The most talked about names of potential candidates for the 2016 U.S. presidential election are those of former presidents
For a nation that constitutionally bans inherited power, America has always had a soft spot for political royalty. So it came as no surprise that when George P Bush won the Republican primary for the little-known but powerful position of Texas land commissioner last week, it attracted national attention.
The relative of two former presidents, he is already the subject of speculation as to whether he too may one day lead his country from the White House.
From the early days, when John Quincy Adams, the nation's sixth president, was the son of its second, political brand names have endured in America. The most talked about names of potential candidates for the 2016 presidential election are those of former presidents, even if Hillary Clinton and Jeb Bush, brother of George W and son of Bush Sr, have yet to declare an interest in running.
Barbara Kellerman, leadership specialist at Harvard University's John F Kennedy School of Government, believes several factors are at play in the nation's continuing obsession with political dynasties. The cult of celebrity, the electoral system and nostalgia for bygone days all play a role, she says.
The nature of the electoral system "is about the individual not the party", says Kellerman. "It used to be in back rooms but now it is in primaries. There are a very small number of people voting in primaries and they tend to vote for people they know.
"We are quite nostalgic," she adds, "and the name of George Herbert Walker Bush – president number 41 – was a time of relative gentility. The names of Bush and Clinton remind us that we are quite centrist in America. That it is not all Ted Cruz, but we have centrist politicians."
For that reason, she said, "if Jeb Bush runs he will lend his discourse more on his father than on his brother".
Kellerman, the author of several books, including All the Presidents' Kin: Their Political Roles, singles out the Kennedy dynasty, which has spawned senators, a president and ambassadors, including Caroline Kennedy, the current U.S. ambassador to Japan, as proof of the culture of celebrity in politics.
"Starting with John F Kennedy, we get to know not just the candidate but the candidate's spouse, the candidate's children and the candidate's siblings. It's no accident that Caroline [daughter of JFK] is a celebrity in her own right."
According to a 2009 study on U.S. political dynasties, between 1966 and 1996 about 10% of the members of U.S. Congress had relatives enter Congress ahead of them. More recently, Time, writing about the chances of former vice-president Dick Cheney's daughter Liz in the Republican senate primary in Wyoming (before she later dropped out), reported: "There are 37 current members who have a relative who served in Congress."
Pedro Dal Bo, an associate professor of political economics at Brown University and co-author of the 2009 report, said: "We compared people who had been in Congress for one term and people who had been in Congress for more than one term. Being in Congress for longer affects your chances of a family member getting into Congress in the future. It is a big effect," he said.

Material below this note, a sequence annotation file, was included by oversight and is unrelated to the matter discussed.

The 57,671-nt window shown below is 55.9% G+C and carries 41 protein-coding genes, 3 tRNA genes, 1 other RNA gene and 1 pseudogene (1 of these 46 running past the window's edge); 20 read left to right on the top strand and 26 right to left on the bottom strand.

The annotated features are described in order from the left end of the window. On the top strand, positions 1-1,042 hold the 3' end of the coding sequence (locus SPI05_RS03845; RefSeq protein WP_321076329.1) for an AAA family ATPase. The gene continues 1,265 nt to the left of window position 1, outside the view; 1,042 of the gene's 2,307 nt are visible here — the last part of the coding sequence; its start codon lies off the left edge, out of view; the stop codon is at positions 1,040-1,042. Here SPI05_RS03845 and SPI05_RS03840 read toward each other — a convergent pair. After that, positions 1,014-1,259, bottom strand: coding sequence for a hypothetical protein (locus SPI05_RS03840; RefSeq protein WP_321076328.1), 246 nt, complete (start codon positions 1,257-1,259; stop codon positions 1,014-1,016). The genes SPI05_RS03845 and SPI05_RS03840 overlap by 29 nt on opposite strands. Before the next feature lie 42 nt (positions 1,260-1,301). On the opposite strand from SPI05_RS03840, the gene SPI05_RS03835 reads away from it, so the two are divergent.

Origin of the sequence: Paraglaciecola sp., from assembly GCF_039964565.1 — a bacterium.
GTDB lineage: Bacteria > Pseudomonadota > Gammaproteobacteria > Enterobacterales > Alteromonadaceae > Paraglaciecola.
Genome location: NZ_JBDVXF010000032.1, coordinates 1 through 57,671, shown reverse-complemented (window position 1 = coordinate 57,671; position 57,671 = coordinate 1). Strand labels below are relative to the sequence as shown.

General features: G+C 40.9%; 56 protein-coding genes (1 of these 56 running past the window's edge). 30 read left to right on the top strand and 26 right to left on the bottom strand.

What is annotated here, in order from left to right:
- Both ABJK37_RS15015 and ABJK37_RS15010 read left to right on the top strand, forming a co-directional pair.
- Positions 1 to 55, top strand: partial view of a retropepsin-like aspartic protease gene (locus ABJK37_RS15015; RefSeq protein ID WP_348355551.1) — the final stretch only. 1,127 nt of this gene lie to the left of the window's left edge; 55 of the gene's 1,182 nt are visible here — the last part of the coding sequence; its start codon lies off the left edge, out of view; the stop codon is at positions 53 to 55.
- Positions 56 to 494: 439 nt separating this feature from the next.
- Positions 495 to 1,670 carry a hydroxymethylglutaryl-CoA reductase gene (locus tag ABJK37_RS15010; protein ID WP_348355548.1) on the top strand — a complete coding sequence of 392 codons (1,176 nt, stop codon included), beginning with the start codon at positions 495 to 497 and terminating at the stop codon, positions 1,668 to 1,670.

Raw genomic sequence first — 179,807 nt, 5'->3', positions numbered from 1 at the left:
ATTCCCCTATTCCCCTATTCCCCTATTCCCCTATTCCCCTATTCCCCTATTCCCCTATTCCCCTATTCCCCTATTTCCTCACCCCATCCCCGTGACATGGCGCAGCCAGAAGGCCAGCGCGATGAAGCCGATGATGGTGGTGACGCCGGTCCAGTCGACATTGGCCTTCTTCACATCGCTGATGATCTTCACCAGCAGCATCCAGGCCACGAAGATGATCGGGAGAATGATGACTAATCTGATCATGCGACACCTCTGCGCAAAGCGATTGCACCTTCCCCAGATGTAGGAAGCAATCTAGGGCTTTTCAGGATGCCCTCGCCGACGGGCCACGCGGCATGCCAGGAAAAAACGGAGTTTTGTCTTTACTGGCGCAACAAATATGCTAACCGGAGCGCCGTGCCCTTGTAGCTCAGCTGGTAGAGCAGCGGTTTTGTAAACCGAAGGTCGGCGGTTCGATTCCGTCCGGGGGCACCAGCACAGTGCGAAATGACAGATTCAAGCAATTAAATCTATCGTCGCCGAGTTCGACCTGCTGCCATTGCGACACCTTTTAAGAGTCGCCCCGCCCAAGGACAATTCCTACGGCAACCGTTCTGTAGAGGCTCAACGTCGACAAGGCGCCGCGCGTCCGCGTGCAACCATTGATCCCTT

What is more difficult, he said, is to assess the reason behind it. "There are alternative theories. One is that it is like a brand name. There was a study in Argentina that looked at relatives of politicians who had the same name and ones without the same name. You can compare nephews, for instance, from different sides of the family. They found there was a value in the name.
"The last name tells you that they are related, something about the family characteristics.The public know this politician has a reputation to protect."
Russ Baker, author of Family of Secrets, The Bush Dynasty, America's Invisible Government and The Hidden History of the Last 50 Years – says that the reliance on political brand names in the US is partly driven by voter apathy.
"It's different for different strata of society. We are extremely jealous of the British and their Royal family, and although we have the idea of being able to rise from nothing, we are hung up on status. We crave the fantasy of royalty, we think its ennobling. We like the Kennedys and the Bushes and the Clintons.
"For average people, these families give us a sense of security. If we don't question what they actually stand for, then we don't have to actually feel guilty about our apathy."
The other big interest in American political royalty, says Baker, comes from wealthy businessmen who donate to candidates in return for political favours.
"They know the money that enables them to get elected can be repaid," he says.
It is notable, he adds, that "George P Bush is land commissioner – they have control over assets and mineral rights of a state that is larger than most European countries".
"Money is the key. So is celebrity. The media is looking to give people what they want and what they want is dancing with the stars. Why bother looking at the substance of what these people are, what their values are?" asks Baker.
But it is not just politics that is a sucker for a big political name, he adds, pointing out that Jenna Bush Hager, daughter of George W and Laura Bush, is a special correspondent for NBC's Today Show and a contributor to NBC Nightly News, while Chelsea Clinton, daughter of Bill and Hillary, was hired as a special correspondent for NBC in 2011.
"Nepotism is very much alive in America. Just look at those who get handed jobs on our news sites. It's like everything has got to have a child of one of these political dynasties."
[Image via George P. Bush campaign Facebook page]